Book Buyers Best Finalist in Upper Young Adult!
Octogenarian CEO Gwendolyn Mantis of Botany General didn’t create the ice age cold but keeps dwindling resources out of reach for the poor. Two hundred years before, a meteor bombardment threw Earth into a second Ice Age. Mars and Venus are habitable, but her company, BotGen, started a nuclear war on Mars. Venus is the next big hope. Cunning and meticulous, Ms. Mantis is always in control. Her right hand man, Vito Savage, knows mercy will not an option when he announces the space race to Venus.
Dedicated to her work as a subsistence gardener, teenager Yardley Van Dyke promised her dying mother she’d care for the family by growing food, but family dynamics have changed. Her father’s fiance wants to sell the greenhouse in order to move into the swanky Bioshere. After winning a prize for her intergalactic garden, Yardley learns of the installment of her prototype in all the shuttles. She yearns for recognition.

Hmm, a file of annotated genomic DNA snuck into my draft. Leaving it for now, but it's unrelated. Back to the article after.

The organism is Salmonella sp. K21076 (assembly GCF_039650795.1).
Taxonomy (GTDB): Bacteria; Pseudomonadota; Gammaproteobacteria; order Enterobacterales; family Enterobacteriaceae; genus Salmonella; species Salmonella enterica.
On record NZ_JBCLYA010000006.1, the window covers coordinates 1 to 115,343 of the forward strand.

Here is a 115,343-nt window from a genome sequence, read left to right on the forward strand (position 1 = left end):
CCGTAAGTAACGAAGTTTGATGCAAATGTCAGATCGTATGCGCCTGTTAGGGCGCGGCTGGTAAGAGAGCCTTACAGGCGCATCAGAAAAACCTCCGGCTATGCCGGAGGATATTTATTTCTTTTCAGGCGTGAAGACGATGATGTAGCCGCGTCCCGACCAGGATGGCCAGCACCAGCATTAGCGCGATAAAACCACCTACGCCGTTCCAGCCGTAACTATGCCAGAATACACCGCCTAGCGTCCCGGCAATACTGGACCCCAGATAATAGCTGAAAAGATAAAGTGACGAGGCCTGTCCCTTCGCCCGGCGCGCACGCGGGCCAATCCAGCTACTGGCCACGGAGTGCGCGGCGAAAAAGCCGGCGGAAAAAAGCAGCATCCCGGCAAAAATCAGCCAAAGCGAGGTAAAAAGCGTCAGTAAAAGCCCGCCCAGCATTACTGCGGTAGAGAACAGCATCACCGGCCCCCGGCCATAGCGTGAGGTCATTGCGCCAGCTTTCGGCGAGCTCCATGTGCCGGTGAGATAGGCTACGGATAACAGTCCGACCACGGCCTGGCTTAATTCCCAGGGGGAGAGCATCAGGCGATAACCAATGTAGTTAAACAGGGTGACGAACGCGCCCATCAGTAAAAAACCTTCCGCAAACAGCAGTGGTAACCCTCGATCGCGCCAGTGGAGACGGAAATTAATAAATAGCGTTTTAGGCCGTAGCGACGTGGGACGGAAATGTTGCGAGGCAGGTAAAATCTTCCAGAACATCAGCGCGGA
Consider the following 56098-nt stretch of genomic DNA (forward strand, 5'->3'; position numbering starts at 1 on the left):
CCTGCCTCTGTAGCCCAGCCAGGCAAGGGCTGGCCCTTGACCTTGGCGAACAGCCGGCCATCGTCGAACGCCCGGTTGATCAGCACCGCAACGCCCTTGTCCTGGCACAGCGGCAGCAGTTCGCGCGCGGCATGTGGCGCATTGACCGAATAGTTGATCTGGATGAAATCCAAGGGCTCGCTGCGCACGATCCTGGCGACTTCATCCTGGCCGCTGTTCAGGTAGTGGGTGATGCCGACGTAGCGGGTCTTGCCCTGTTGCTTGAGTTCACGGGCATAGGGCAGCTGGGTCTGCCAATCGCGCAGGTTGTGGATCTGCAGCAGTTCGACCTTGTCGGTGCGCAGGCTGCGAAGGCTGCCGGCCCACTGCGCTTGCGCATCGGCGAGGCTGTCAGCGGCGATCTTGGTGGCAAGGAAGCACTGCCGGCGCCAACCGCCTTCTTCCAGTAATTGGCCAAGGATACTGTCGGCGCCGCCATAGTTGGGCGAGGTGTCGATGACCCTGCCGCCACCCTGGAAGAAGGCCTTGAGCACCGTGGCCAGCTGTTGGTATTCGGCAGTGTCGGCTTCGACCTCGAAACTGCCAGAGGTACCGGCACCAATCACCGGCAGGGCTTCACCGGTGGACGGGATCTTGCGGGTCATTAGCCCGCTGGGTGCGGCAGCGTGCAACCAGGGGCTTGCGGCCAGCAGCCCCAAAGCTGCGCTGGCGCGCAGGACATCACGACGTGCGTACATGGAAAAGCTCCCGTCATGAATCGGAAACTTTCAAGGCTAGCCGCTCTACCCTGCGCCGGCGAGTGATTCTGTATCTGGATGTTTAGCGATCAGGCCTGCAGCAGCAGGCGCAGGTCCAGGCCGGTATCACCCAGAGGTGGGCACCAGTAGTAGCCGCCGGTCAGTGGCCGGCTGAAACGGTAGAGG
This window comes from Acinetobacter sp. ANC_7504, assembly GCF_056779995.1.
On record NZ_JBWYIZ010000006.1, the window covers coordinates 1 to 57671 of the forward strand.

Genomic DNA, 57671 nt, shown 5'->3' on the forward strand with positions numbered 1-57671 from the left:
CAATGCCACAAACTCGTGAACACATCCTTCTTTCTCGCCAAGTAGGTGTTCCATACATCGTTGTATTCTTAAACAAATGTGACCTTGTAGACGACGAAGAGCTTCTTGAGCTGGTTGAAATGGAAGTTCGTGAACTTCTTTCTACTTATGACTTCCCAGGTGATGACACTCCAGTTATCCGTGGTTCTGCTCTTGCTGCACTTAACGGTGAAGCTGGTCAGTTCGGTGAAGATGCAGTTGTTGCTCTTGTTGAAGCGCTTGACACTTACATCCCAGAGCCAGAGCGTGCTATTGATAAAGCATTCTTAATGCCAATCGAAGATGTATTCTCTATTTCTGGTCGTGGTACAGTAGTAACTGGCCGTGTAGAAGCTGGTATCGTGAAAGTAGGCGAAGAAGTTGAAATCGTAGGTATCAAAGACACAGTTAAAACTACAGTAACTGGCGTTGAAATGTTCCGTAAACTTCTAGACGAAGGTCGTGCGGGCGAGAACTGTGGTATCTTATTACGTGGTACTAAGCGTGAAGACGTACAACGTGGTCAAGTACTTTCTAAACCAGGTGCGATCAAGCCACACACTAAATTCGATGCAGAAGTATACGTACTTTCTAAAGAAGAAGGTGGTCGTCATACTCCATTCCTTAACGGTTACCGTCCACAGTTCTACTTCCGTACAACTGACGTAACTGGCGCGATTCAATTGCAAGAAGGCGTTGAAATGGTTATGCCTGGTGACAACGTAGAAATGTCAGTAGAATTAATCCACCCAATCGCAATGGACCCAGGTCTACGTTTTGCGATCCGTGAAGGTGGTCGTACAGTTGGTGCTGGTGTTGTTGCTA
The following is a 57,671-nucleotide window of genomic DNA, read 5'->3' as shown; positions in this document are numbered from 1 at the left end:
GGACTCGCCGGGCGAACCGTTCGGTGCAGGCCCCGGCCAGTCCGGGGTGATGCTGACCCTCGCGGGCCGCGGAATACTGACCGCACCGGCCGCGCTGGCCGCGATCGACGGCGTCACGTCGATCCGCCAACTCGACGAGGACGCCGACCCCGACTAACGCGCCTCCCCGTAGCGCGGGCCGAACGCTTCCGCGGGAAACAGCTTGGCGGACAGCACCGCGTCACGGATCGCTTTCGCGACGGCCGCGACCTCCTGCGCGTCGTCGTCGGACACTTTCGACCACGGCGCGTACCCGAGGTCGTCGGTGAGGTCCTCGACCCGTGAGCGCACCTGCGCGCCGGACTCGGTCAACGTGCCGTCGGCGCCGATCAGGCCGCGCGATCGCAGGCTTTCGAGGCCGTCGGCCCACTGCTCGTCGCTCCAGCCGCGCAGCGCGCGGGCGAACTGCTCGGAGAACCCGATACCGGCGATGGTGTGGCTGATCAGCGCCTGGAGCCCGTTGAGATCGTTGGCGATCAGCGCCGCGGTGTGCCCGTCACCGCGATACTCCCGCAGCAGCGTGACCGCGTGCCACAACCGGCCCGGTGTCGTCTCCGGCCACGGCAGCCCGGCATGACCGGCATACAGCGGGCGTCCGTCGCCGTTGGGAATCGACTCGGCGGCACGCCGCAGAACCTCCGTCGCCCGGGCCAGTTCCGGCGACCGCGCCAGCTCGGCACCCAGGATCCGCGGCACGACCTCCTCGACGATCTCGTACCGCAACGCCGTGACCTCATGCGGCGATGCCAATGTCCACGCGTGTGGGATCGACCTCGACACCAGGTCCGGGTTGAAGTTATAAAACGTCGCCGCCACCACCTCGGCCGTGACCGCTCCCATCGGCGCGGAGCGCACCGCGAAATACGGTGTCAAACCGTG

Tough, outspoken protector Marchand LaFont sails his ice boat across the frozen tundra to deliver fuel and food to the needy. Robin-hooding puts him on BotGen’s watch list. Groomed for the space race, Marchand calls the shots when he plans enters the space race and invites his best friend, Skeeter, Yardley’s twin brother, to join him as his crew.
When Skeeter decides not to go, Yardley, goes up against her father to go in his place. Hoping to start a garden on Venus, she signs on as Marchand’s crew. In spite of his brazen exterior, she falls for him. He cares for her too, but can’t let his emotions get in the way of his mission. He must keep evil Vito Savage from annihilating those who gets in his way while staying alive. Will Venus be their new address where they can fulfill their dreams?
I enjoy some sci/fi novels so I was glad when I won a copy of this book. I think it would be very appealing to upper young adults. There’s a nice romance in the book as well as a heroine with goals and a hero who’s strong, brave, and noble. The characters are nice and easy to relate to. I was unhappy that sections didn’t have a break between them, but it didn’t bother me enough to stop reading. I didn’t find a lot of punctuation, grammar, or spelling errors either. All in all, it was a nice read.